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Health Promotion and Disease Prevention Program Challenges

Common challenges that rural communities experience related to successful program implementation are presented in the Rural Community Health Toolkit.

Prior to implementing rural health promotion and disease prevention programs, the following challenges may need to be addressed:

  • Appropriate communication methods: Using multiple channels to communicate with local residents about the program can be highly effective for recruitment. To identify the best communication channels, and to understand the dynamics of the target population, conduct focus groups, surveys, or other assessments about how they receive information.
  • Keeping the community motivated: It’s important for program planners to understand that one component of success is recruiting and retaining participants. Conduct education and outreach to identify community awareness of health concerns, determine community members’ expectations, and to motivate individuals to achieve better health outcomes.
  • Cultural and social issues: Unique cultural and social norms can affect the program's likelihood of success. Many rural communities have deeply rooted traditions and cultures around food, lack of trust for medical professionals and outsiders, and/or social beliefs around certain behaviors. Make a conscious effort to recognize and understand these norms before implementing the program and develop strategies to address them. Involving members from the target population in this process can help achieve cultural competency and encourage participation.
  • Resources and sustainability: Rural communities have finite financial, technological, and workforce resources. Program staff may be involved in other activities and commitments. To create sustainable support for the program, focus on a shared vision and involve partner organizations and a larger body of community stakeholders.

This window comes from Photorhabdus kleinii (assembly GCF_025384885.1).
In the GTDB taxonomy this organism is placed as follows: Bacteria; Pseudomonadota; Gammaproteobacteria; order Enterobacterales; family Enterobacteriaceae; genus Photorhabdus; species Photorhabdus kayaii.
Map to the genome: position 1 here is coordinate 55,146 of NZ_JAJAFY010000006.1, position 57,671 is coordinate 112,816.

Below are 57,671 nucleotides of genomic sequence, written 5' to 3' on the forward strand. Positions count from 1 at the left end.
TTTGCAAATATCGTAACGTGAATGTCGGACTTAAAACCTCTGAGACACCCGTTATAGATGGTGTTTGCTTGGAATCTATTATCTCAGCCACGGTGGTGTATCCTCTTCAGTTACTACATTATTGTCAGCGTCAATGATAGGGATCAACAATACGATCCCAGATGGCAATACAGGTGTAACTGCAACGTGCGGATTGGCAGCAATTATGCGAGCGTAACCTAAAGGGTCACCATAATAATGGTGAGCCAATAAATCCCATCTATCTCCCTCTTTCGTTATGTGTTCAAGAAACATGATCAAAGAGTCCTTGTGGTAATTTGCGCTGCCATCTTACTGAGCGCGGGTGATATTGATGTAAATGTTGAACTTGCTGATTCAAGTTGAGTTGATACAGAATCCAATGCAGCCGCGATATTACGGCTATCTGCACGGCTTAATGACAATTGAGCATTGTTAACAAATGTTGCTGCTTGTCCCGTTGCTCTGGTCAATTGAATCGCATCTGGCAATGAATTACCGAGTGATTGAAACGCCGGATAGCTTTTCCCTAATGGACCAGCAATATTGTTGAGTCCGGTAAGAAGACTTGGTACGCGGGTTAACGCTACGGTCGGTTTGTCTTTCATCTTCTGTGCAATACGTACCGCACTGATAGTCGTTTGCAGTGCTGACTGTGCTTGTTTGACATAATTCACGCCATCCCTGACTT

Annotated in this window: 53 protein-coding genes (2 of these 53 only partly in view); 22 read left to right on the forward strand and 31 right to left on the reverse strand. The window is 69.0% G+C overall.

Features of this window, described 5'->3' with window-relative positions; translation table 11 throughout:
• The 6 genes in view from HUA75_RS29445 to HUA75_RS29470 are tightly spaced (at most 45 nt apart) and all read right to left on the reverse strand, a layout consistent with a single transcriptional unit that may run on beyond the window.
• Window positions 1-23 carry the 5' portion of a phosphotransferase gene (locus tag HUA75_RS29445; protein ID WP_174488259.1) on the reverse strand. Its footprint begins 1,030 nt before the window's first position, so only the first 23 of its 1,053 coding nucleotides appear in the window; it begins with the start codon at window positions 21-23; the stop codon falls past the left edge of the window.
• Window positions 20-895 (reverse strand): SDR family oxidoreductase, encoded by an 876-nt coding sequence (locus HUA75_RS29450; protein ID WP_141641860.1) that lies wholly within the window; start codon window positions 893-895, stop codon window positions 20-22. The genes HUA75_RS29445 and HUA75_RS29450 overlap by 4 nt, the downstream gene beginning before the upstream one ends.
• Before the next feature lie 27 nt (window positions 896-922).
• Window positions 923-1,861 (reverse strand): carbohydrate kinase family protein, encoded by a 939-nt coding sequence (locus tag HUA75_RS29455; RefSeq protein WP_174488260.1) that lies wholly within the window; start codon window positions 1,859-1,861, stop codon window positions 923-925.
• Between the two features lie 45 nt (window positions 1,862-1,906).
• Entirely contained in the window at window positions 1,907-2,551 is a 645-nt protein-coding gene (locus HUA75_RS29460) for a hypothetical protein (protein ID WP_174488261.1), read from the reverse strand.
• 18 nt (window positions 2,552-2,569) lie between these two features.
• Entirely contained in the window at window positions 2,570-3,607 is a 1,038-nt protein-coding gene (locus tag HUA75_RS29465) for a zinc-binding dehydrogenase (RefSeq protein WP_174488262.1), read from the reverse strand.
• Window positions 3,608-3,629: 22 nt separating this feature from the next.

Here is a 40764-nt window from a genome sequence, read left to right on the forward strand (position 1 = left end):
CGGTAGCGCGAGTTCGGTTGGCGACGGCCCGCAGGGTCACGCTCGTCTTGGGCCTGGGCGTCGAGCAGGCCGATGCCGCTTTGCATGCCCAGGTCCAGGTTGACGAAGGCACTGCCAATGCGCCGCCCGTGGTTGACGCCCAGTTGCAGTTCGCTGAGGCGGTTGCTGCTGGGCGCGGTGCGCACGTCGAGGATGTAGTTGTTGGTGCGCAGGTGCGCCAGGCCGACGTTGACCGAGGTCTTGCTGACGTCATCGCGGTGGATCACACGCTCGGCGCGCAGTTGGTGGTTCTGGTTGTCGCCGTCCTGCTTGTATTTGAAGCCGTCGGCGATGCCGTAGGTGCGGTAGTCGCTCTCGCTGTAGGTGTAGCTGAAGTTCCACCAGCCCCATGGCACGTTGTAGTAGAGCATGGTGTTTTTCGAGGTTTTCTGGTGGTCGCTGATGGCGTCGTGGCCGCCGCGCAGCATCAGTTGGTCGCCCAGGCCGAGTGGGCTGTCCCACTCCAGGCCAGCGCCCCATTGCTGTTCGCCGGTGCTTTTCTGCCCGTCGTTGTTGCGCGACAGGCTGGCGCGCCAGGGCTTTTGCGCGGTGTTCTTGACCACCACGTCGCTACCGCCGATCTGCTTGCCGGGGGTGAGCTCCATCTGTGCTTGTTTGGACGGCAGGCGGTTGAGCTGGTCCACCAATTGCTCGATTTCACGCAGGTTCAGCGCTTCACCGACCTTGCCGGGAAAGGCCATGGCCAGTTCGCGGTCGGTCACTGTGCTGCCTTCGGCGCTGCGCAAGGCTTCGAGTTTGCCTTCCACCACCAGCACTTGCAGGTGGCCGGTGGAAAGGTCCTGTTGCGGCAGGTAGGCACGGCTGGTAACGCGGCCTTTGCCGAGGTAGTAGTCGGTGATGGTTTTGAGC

• Barriers to participation: Local circumstances such as geography can influence program implementation and operations. The program design should accommodate lengthy travel times, availability of (or lack of) transportation, childcare needs, and site availability to minimize potential barriers to program participation.

Resources to Learn More

Establishing and Maintaining Public Health Infrastructure in Rural Communities
Document
This is a case study focusing on the opportunities and challenges experienced in developing local public health infrastructure and factors that facilitated and impeded that process.
Author(s): Meit, M. & Hernandez, N.
Organization(s): The NORC Walsh Center for Rural Health Analysis
Date: 2/2012

Financing Rural Public Health Activities in Prevention and Health Promotion
Document
The article discusses the influence of state and local level public health infrastructure and its effect on the flow of federal resources, from federal agencies, through states, and to communities.
Organization(s): The NORC Walsh Center for Rural Health Analysis
Date: 6/2008